Removal comes just one day after another juror was replaced by an alternate

By Frank Swertlow and Ron Arias
Updated November 10, 2004 01:00 PM

The jury foreman in the Scott Peterson double-murder trial was removed by the judge Wednesday.

The dismissal by Judge Alfred A. Delucchi came just one day after another juror was replaced by an alternate, forcing the panel to start deliberations from scratch.

No other details have been revealed as to why the foreman, juror No. 5 Gregory Jackson, was removed. He has been replaced by an alternate juror – a man whose son-in-law, coincidentally, owns the Shack, a San Luis Obispo, Calif., restaurant that Scott Peterson and his wife, Laci, once ran. (The judge and attorneys decided early on that this wasn’t a conflict of interest.)

The new foreman is juror No. 6, a young firefighter.

Meanwhile, there was no further comment about why juror No. 7, Frances Gorman, a retired gas and electric company employee, was dismissed. But earlier Tuesday the judge held a hearing to investigate whether one of the jurors had conducted research into the case, which is prohibited.

In a brief decision before the jury and attorneys on Tuesday, Judge Delucchi said, “We had to replace a juror,” adding that the panel must now “set aside all past deliberations.”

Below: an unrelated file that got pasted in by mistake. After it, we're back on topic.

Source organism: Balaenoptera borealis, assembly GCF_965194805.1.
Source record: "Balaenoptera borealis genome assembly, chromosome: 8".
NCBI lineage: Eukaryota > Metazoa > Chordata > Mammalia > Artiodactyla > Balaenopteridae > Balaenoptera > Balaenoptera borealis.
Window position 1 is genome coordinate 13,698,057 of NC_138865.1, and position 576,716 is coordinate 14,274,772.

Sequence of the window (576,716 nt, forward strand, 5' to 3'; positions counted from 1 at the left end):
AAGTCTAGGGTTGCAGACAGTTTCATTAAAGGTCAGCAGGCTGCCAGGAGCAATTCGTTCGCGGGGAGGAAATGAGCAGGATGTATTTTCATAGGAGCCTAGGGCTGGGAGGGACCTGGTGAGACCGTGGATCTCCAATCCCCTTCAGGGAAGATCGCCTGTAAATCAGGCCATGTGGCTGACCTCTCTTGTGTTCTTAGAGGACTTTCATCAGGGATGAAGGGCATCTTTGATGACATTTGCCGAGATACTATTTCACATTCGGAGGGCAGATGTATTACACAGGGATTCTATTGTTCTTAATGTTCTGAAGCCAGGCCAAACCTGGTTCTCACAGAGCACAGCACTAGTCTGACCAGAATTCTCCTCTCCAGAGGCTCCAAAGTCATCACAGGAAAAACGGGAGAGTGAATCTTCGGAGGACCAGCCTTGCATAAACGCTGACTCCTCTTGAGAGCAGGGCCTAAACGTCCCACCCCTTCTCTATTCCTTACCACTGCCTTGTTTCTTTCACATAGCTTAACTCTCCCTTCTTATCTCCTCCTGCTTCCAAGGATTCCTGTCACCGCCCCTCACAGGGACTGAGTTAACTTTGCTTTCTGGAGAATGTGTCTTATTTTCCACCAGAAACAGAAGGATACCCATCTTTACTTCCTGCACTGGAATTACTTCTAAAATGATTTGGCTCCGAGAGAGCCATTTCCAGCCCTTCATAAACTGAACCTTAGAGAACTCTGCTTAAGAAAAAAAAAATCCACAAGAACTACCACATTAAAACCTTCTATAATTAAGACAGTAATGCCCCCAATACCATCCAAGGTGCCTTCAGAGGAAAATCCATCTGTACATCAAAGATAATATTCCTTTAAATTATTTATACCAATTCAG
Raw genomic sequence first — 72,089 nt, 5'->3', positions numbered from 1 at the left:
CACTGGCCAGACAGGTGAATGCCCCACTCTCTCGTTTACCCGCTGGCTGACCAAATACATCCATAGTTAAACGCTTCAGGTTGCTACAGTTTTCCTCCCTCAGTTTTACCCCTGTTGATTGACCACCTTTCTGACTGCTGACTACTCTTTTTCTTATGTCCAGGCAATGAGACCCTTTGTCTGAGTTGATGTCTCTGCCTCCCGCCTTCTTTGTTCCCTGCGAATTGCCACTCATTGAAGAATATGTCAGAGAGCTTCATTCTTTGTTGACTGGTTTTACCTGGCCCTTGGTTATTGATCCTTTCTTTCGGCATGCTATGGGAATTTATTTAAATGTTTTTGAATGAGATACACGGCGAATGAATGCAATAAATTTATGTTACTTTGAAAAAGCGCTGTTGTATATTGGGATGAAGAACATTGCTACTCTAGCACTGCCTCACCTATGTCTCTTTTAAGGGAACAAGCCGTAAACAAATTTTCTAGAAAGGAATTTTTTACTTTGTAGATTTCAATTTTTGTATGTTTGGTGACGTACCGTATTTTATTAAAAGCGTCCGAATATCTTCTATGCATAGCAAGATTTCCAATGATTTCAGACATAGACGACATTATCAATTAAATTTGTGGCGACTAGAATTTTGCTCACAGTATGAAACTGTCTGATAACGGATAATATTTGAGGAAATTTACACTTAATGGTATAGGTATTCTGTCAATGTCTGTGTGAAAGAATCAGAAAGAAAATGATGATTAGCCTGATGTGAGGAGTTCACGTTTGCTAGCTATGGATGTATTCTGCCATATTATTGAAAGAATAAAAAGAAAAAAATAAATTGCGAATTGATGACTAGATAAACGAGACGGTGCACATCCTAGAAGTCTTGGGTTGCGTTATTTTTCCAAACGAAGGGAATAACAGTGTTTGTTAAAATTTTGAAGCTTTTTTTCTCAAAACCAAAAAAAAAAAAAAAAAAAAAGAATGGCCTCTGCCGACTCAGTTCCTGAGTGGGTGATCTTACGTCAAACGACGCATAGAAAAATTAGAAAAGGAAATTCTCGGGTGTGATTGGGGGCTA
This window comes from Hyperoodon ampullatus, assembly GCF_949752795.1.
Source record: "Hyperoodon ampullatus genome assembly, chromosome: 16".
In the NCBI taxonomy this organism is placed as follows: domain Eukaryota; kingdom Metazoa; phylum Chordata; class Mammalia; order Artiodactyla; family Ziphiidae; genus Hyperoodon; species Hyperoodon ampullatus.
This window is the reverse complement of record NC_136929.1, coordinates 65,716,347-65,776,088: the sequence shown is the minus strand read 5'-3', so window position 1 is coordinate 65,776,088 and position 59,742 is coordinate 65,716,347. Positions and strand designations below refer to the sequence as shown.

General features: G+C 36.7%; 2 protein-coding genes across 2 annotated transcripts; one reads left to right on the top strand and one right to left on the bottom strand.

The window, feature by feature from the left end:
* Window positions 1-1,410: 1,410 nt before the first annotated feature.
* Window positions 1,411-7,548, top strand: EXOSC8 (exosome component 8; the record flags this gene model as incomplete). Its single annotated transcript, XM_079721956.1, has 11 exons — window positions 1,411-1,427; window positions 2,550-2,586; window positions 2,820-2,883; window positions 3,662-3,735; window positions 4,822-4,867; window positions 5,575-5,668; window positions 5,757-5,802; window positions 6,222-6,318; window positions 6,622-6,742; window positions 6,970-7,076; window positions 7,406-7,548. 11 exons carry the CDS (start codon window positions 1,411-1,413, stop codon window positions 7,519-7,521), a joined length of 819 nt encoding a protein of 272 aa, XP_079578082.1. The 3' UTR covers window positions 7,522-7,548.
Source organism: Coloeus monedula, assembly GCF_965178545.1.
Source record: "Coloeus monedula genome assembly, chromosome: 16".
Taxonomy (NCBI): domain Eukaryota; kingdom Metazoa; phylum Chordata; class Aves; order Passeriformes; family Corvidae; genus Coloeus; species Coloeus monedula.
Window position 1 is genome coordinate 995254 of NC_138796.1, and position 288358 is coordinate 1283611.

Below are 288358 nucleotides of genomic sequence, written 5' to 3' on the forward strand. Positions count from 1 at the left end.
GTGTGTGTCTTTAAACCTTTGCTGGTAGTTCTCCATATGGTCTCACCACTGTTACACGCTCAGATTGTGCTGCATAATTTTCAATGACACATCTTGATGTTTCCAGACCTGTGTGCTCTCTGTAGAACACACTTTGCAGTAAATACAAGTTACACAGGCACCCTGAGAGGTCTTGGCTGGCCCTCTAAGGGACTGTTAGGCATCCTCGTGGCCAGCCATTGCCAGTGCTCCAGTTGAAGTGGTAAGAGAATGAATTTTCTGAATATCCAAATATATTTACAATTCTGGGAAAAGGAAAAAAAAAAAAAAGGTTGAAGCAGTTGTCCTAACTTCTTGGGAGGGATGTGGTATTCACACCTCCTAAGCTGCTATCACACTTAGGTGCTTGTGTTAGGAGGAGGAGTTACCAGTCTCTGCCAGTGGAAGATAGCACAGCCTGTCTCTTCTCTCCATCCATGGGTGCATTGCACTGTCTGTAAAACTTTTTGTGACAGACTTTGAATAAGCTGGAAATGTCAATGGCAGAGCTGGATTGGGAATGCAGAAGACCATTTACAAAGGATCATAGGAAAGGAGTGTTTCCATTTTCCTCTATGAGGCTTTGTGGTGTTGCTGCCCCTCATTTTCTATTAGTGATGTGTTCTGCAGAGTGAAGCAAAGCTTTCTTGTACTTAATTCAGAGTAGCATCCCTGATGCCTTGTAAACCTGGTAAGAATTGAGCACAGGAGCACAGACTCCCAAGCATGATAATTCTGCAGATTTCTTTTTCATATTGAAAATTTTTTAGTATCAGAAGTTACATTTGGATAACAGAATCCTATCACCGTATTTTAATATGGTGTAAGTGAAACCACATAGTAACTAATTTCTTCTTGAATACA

On Monday, the judge lectured the jury about remaining objective in reaching their decision. The jurist’s comments came after a swirl of rumors that the jurors had reached a stalemate in the case.

“The people and the defendant are entitled to the individual opinion of each juror,” Delucchi said on Monday. “Do not hesitate to change your opinion for the purpose of reaching a verdict if you can do so.”

After Delucchi’s lecture jurors asked to review numerous pieces of evidence. These included tidal charts seized from Peterson’s computers; an anchor found on Peterson’s boat that prosecutors allege is similar to the ones he used to sink his wife’s body; and transcripts and recordings of calls between Peterson and his mistress, massage therapist Amber Frey.

Also requested was information regarding a life insurance policy on Laci Peterson.

Peterson is charged with two counts of murder in the deaths of Laci, and her unborn child. Prosecutors contend that Peterson killed his wife around Dec. 24, 2002, in their Modesto, Calif., home, then dumped her weighted body from his boat into San Francisco Bay.

Should the jury convict Peterson, they will have two choices before them: first- or second-degree murder. The latter would spare him the death penalty.